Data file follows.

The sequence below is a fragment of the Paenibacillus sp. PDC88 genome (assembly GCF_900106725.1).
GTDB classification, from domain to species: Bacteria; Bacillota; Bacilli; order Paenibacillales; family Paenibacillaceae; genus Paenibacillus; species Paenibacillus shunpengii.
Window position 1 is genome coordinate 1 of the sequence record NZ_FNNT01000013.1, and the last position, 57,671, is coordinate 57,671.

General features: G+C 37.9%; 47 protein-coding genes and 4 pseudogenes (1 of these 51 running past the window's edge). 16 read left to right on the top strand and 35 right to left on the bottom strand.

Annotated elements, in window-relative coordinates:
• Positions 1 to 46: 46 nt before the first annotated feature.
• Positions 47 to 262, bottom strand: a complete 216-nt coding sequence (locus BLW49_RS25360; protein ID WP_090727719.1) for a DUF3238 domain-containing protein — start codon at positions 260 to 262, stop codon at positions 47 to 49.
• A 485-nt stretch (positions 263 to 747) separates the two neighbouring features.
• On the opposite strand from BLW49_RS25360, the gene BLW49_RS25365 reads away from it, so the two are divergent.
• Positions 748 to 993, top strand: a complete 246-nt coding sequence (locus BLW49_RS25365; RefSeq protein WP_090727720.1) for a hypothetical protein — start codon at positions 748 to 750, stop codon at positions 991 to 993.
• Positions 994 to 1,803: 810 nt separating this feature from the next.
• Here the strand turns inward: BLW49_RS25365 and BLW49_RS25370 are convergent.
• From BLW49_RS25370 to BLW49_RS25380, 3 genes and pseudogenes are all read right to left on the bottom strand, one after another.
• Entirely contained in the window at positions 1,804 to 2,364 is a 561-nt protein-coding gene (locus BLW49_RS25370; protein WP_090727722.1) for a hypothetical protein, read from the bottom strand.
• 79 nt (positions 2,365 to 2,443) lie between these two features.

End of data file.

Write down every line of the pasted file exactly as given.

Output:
The sequence below is a fragment of the Paenibacillus sp. PDC88 genome (assembly GCF_900106725.1).
GTDB classification, from domain to species: Bacteria; Bacillota; Bacilli; order Paenibacillales; family Paenibacillaceae; genus Paenibacillus; species Paenibacillus shunpengii.
Window position 1 is genome coordinate 1 of the sequence record NZ_FNNT01000013.1, and the last position, 57,671, is coordinate 57,671.

General features: G+C 37.9%; 47 protein-coding genes and 4 pseudogenes (1 of these 51 running past the window's edge). 16 read left to right on the top strand and 35 right to left on the bottom strand.

Annotated elements, in window-relative coordinates:
• Positions 1 to 46: 46 nt before the first annotated feature.
• Positions 47 to 262, bottom strand: a complete 216-nt coding sequence (locus BLW49_RS25360; protein ID WP_090727719.1) for a DUF3238 domain-containing protein — start codon at positions 260 to 262, stop codon at positions 47 to 49.
• A 485-nt stretch (positions 263 to 747) separates the two neighbouring features.
• On the opposite strand from BLW49_RS25360, the gene BLW49_RS25365 reads away from it, so the two are divergent.
• Positions 748 to 993, top strand: a complete 246-nt coding sequence (locus BLW49_RS25365; RefSeq protein WP_090727720.1) for a hypothetical protein — start codon at positions 748 to 750, stop codon at positions 991 to 993.
• Positions 994 to 1,803: 810 nt separating this feature from the next.
• Here the strand turns inward: BLW49_RS25365 and BLW49_RS25370 are convergent.
• From BLW49_RS25370 to BLW49_RS25380, 3 genes and pseudogenes are all read right to left on the bottom strand, one after another.
• Entirely contained in the window at positions 1,804 to 2,364 is a 561-nt protein-coding gene (locus BLW49_RS25370; protein WP_090727722.1) for a hypothetical protein, read from the bottom strand.
• 79 nt (positions 2,365 to 2,443) lie between these two features.